Food banks were originally meant as a short-term solution to food insecurity and hunger. According to Food Banks Canada ,”Thirteen percent of Canadians live in a state of food insecurity, which means they do not have reliable access to adequate amounts of safe, good-quality, nutritious food. The root cause of hunger in Canada is low income, which consistently affects more than four million of us at any given time.
Food banks are an important method of addressing this need. Each month, over 850,000 people turn to food banks for help; more than one-third are children and youth.”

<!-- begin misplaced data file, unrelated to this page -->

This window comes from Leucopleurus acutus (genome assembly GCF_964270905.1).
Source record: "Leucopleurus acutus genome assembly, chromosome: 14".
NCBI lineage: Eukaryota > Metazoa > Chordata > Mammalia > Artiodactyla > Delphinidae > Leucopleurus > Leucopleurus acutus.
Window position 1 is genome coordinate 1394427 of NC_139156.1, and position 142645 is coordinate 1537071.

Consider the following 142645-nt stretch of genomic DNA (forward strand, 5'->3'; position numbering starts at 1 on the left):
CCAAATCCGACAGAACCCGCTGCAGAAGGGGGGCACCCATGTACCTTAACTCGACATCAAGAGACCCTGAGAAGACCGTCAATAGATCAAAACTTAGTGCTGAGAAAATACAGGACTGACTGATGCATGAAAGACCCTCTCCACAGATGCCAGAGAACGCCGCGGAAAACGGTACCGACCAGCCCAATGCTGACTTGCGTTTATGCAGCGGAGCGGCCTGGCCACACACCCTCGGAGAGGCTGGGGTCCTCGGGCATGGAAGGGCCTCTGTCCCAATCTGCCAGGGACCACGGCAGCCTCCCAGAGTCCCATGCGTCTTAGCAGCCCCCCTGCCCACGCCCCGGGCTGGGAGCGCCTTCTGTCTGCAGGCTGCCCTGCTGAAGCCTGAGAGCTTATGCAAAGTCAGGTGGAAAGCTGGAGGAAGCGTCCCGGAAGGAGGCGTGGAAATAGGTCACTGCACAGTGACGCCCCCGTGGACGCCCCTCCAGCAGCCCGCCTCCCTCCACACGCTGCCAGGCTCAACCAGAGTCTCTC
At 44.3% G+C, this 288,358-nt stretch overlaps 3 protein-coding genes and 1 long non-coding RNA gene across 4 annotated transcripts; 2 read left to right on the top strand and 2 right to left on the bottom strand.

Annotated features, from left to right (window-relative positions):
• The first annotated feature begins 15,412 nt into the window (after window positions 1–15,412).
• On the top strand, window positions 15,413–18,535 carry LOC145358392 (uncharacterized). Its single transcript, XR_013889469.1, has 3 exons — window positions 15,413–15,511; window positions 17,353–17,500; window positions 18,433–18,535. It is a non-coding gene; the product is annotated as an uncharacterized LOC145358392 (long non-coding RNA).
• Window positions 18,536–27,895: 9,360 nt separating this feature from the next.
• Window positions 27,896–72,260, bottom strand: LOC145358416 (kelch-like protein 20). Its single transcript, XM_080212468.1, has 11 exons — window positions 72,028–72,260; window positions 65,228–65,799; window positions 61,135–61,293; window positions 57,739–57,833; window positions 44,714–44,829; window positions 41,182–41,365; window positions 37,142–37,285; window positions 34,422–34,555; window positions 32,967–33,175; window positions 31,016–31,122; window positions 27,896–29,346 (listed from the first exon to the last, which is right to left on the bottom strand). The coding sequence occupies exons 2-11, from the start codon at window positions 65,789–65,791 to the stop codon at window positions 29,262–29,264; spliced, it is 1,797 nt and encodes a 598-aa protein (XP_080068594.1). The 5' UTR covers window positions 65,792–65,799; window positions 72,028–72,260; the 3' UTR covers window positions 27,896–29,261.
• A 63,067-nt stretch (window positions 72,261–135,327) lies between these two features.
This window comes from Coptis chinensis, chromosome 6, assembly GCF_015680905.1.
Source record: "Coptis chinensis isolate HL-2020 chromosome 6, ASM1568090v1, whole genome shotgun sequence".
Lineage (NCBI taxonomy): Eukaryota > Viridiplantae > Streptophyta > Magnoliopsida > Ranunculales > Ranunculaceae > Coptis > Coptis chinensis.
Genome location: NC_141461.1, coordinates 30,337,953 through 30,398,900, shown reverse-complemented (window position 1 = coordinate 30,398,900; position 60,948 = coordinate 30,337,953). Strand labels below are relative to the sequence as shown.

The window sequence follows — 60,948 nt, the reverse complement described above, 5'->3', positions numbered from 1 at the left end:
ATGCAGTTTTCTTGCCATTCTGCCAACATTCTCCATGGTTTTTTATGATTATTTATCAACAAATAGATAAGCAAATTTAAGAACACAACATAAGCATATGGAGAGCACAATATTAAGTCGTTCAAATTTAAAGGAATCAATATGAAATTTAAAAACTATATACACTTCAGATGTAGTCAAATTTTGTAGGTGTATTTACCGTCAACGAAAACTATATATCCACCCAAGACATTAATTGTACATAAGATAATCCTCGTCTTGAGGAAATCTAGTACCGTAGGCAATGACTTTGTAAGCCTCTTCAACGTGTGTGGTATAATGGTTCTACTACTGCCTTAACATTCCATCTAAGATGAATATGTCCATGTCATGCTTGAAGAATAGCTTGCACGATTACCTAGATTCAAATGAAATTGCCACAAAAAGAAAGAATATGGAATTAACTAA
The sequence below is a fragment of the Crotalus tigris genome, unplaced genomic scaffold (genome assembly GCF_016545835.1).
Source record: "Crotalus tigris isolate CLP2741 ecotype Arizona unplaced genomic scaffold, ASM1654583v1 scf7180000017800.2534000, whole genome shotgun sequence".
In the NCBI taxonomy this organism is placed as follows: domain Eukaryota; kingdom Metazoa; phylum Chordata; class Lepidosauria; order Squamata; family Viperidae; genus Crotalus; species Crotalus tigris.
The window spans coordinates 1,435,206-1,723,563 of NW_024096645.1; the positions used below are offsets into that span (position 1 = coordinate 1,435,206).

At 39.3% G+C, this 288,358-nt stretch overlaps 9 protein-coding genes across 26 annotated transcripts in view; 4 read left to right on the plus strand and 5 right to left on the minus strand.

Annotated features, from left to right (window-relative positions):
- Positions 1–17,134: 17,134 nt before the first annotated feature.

The need for food banks continues to increase as these charitable non-profit organizations that predominately depend on donations and volunteer labour, bridge the increasing gaps and shortfalls of our welfare system and other government policies that impact poverty issues.
Communities across Canada have benefited from these safety nets while many of these organizations have faced funding challenges. Not only do food banks need food to stock shelves but there are costs of transportation, storage, disposal, leases, and administration.